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OSHA cites Husky Energy subsidiary Superior Refining for April explosion and fire

08 October 2018

On October 2, the Occupational Safety and Health Administration (OSHA) said it had cited Superior Refining Company LLC - based in Superior, Wisconsin - for failing to control the use and release of highly hazardous chemicals after an explosion and fire on April 26 that injured several employees. The company faces $83,150 in proposed penalties.

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Investigators cited the refinery for eight serious violations of OSHA’s process safety management procedures, and five other violations including outdated safety procedures, failures to address known hazards, and failed inspections and testing.

"Ensuring the mechanical integrity of critical equipment used during the refinery shutdown operation could have prevented this incident," said OSHA Eau Claire Area Office Director Mark Hysell. "Superior Refining Company LLC has been working cooperatively with OSHA to ensure a comprehensive process safety management program is implemented at the facility before resuming production."

The findings come two months after the US Chemical Safety Board said the massive explosion could have been caused by a worn valve that allowed air to leak and mix with combustible hydrocarbons.

One safety violation cited by OSHA dealt directly with the valve in question. The company did not correct equipment deficiencies in a timely manner, including addressing the failure of the spent catalyst valve, according to OSHA.

OSHA also found that the refinery had failed to identify "critical hazards" in its own manufacturing process, had not developed a written procedure with "clear instructions" for an emergency shutdown, and hadn't adequately trained employees on certain aspects of shutdown procedures.

A spokeswoman for Calgary-based Husky Energy said the company plans to meet with OSHA to discuss the findings.

The April blast sent shrapnel into a tank of asphalt, which eventually caught fire and burned for hours, sending a plume of black smoke and ash far across northwestern Wisconsin. City officials feared that a tank of highly toxic hydrogen fluoride at the plant was also vulnerable, and ordered a near citywide evacuation.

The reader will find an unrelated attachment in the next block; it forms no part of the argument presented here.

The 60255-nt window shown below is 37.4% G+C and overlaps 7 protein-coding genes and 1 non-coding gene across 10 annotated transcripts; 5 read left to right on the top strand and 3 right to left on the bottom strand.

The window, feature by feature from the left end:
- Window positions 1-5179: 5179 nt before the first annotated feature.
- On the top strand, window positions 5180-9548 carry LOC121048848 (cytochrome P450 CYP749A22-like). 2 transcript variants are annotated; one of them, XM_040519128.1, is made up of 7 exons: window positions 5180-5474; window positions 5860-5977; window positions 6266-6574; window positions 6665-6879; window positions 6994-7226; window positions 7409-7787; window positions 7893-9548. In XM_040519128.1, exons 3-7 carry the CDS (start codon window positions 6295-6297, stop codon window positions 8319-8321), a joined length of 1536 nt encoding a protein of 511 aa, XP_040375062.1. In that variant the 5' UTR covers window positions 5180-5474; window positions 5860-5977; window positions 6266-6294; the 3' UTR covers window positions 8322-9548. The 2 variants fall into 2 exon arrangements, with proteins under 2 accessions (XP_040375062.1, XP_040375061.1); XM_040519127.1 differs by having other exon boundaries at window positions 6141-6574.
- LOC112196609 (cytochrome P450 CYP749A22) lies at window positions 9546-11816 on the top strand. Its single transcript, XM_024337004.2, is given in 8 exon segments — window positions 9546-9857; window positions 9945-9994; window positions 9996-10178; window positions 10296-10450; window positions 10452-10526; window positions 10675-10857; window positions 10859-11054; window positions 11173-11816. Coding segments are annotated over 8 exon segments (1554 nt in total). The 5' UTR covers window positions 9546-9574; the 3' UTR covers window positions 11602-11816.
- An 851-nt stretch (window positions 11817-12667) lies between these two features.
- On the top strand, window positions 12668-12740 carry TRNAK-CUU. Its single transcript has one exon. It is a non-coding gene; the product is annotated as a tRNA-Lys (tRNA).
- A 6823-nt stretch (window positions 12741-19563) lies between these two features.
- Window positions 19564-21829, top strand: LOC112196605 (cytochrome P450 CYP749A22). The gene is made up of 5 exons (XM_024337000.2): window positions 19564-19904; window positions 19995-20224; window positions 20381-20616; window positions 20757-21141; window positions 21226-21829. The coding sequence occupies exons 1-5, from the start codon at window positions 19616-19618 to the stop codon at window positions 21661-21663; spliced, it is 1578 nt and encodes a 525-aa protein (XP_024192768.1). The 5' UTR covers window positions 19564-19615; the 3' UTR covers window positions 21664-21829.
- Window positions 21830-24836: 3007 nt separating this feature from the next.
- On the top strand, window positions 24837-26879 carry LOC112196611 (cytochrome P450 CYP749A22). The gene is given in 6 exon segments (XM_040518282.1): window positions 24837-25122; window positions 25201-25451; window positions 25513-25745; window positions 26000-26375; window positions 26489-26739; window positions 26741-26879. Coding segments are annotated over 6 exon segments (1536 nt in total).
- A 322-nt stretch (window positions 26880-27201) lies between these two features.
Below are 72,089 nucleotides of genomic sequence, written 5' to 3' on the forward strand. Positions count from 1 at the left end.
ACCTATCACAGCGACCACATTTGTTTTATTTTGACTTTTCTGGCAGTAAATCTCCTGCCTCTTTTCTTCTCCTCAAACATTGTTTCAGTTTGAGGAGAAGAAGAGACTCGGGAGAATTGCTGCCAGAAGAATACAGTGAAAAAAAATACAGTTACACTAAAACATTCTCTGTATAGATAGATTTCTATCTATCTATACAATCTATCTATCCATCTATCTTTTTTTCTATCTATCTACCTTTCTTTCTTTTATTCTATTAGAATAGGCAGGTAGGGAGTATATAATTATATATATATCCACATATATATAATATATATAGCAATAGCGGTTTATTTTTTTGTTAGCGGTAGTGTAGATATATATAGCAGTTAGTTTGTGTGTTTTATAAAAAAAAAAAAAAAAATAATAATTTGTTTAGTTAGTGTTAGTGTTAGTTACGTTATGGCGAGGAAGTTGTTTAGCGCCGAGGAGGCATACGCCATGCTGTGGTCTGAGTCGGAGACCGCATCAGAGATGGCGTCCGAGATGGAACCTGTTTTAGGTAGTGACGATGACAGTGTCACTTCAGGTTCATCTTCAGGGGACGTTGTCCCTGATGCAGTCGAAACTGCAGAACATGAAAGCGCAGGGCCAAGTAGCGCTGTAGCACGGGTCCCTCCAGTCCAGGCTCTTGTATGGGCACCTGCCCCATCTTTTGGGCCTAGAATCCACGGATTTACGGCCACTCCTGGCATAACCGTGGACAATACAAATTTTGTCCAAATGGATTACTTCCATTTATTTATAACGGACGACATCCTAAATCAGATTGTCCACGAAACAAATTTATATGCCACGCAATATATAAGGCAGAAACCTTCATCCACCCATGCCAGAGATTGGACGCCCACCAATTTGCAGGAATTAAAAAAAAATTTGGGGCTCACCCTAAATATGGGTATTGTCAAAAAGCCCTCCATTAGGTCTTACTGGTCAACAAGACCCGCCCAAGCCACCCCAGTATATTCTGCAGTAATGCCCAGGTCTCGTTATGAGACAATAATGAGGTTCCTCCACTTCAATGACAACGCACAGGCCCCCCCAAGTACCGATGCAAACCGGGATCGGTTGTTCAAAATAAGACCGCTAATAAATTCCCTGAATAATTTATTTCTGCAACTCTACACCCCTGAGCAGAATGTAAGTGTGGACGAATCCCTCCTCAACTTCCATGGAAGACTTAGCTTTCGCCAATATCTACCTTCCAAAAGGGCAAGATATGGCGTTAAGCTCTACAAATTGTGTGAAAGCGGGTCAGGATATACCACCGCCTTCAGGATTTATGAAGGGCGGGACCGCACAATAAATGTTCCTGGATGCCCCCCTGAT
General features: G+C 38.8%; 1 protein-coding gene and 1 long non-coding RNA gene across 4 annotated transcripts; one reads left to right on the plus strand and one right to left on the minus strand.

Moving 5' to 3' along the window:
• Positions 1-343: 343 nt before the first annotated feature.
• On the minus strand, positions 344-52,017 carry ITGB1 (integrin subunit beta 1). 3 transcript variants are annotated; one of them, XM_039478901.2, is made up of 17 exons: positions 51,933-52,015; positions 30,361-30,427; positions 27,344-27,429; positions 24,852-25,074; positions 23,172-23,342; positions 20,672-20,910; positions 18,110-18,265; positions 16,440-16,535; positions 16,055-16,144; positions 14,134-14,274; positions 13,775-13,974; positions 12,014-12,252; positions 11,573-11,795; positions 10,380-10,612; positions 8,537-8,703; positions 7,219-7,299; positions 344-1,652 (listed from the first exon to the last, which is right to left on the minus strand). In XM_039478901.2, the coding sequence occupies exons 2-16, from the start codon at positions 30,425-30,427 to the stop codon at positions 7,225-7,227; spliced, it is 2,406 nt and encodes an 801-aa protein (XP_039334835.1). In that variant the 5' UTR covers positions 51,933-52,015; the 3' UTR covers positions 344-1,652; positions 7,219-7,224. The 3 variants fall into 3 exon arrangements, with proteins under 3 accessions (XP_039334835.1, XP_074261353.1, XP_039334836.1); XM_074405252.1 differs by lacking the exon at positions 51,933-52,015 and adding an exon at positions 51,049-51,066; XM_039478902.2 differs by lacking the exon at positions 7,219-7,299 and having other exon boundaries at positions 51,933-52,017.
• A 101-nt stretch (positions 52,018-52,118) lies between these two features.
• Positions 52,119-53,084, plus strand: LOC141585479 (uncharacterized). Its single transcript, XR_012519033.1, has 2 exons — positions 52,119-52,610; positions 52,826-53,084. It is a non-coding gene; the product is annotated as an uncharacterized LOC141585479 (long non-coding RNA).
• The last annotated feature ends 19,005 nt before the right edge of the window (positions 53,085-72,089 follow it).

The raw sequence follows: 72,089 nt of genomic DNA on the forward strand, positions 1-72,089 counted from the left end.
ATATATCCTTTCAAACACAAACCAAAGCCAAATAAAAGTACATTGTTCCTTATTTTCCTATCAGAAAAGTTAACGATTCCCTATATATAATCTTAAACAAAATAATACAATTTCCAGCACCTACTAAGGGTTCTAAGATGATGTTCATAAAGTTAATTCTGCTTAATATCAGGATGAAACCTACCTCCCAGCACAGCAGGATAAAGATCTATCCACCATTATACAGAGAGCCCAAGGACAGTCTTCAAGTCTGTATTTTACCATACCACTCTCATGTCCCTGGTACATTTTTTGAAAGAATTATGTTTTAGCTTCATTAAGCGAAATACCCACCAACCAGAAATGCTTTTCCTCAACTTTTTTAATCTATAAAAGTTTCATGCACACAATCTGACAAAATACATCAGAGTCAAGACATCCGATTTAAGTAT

An Environmental Protection Agency worst-case scenario for the plant states that a massive leak of the hydrogen fluoride tank would put 180,000 people at risk, or most of the Twin Ports population. In the days following the explosion and fire, the mayors of Superior and Duluth asked the company to use alternative chemicals and remove the hydrogen fluoride from the site.

Eleven workers were hurt in the blast, and 25 other people sought medical attention. The workers filed a lawsuit in August, alleging they had to run for their lives to escape. A class-action lawsuit filed that same month by some residents of Superior seeks payment for the costs they faced due to fleeing the city.

The OSHA penalties are the largest fines the safety agency has levied on the Superior refinery in a decade. In 2008, the refinery's then owner, Murphy Oil, agreed to pay $179,000 in fines for numerous safety violations, including for safety alarms that had been deactivated or improperly monitored.

The company has 15 business days from receipt of the citations and penalties to comply, request an informal conference with OSHA’s area director, or contest the findings before the independent Occupational Safety and Health Review Commission.


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